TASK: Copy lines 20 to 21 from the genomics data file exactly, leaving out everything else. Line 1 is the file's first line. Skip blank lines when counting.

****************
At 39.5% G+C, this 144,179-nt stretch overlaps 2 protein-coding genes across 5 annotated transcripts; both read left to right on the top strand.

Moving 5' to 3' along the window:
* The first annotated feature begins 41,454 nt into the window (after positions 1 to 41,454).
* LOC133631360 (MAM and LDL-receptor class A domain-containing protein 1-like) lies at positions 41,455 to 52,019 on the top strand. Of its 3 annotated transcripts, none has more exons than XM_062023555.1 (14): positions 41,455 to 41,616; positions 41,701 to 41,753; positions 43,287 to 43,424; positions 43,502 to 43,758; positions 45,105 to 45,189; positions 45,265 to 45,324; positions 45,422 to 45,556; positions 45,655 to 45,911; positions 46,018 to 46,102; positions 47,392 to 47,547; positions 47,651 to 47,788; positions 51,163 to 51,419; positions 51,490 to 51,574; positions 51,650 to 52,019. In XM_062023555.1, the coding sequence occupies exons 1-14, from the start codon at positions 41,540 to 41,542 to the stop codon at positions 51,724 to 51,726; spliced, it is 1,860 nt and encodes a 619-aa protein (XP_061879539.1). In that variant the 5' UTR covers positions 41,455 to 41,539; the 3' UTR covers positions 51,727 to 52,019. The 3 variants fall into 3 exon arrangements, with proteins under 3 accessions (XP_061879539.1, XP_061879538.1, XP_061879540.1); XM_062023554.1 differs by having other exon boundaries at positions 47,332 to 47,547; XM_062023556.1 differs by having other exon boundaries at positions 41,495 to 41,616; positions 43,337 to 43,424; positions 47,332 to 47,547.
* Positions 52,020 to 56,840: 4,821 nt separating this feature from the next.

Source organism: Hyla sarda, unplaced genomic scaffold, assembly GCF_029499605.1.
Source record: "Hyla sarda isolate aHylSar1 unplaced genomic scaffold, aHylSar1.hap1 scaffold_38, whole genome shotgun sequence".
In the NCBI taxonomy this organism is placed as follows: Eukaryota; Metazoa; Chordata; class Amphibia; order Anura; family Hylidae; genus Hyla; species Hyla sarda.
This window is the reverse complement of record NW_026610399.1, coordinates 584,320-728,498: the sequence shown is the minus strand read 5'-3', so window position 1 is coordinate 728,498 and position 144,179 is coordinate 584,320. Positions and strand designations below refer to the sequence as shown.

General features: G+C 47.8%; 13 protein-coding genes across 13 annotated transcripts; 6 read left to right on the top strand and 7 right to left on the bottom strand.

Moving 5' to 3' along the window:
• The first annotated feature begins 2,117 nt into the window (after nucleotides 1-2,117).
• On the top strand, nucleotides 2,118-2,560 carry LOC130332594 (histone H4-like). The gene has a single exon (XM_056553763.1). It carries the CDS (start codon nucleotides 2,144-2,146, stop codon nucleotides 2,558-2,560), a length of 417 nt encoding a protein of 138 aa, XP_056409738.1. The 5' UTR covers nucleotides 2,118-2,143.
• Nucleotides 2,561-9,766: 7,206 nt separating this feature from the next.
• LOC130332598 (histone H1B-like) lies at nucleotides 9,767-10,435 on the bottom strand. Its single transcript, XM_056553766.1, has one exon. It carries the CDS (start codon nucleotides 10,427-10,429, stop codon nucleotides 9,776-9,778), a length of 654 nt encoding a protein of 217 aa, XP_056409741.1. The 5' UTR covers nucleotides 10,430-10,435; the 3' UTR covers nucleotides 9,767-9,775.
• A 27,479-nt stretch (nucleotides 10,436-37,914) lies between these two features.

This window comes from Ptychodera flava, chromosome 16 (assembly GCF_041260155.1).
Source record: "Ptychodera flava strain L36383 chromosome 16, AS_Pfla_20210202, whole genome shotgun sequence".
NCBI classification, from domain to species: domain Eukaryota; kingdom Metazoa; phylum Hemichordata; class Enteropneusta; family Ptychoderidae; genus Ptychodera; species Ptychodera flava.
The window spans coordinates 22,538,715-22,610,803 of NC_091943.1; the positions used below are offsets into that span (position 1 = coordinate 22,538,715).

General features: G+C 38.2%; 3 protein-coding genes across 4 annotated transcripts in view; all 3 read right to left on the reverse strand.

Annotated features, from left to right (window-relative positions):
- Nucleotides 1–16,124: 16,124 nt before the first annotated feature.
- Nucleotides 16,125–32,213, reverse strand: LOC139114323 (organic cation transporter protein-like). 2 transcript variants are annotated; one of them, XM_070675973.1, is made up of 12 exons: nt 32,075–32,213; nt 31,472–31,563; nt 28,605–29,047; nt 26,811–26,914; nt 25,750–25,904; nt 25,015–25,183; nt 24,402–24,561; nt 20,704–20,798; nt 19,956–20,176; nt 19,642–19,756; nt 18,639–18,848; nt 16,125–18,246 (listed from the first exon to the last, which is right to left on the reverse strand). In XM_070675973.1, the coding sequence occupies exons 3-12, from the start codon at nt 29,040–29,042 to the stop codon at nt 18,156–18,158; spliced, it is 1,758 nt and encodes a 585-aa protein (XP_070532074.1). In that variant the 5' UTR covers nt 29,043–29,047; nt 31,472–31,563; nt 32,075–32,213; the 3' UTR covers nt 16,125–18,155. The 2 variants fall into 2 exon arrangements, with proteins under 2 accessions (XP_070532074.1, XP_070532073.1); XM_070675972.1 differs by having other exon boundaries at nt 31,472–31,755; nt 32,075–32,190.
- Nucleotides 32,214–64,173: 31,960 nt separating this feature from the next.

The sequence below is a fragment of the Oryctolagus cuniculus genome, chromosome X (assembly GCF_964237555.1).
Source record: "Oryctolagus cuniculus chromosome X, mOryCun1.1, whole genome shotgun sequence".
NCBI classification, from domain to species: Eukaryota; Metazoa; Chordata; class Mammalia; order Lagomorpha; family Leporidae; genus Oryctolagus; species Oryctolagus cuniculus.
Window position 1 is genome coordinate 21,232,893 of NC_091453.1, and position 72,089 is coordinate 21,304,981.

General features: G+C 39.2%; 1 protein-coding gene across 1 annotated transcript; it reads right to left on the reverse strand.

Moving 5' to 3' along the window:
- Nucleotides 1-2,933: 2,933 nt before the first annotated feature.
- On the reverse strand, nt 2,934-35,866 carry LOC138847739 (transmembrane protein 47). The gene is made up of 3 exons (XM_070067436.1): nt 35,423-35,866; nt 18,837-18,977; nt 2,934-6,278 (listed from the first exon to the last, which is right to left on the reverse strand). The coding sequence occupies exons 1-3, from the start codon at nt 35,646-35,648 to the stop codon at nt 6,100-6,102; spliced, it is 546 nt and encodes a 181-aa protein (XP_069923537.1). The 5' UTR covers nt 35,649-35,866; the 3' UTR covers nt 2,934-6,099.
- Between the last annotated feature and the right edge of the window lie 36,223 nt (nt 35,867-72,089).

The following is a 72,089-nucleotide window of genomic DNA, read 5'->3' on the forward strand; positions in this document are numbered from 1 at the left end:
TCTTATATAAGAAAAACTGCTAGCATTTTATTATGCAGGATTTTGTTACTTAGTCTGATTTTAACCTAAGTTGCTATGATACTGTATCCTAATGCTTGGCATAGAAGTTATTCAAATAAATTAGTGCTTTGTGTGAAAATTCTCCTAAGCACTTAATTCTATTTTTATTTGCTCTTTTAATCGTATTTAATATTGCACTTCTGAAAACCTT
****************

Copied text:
The window spans coordinates 22,538,715-22,610,803 of NC_091943.1; the positions used below are offsets into that span (position 1 = coordinate 22,538,715).

General features: G+C 38.2%; 3 protein-coding genes across 4 annotated transcripts in view; all 3 read right to left on the reverse strand.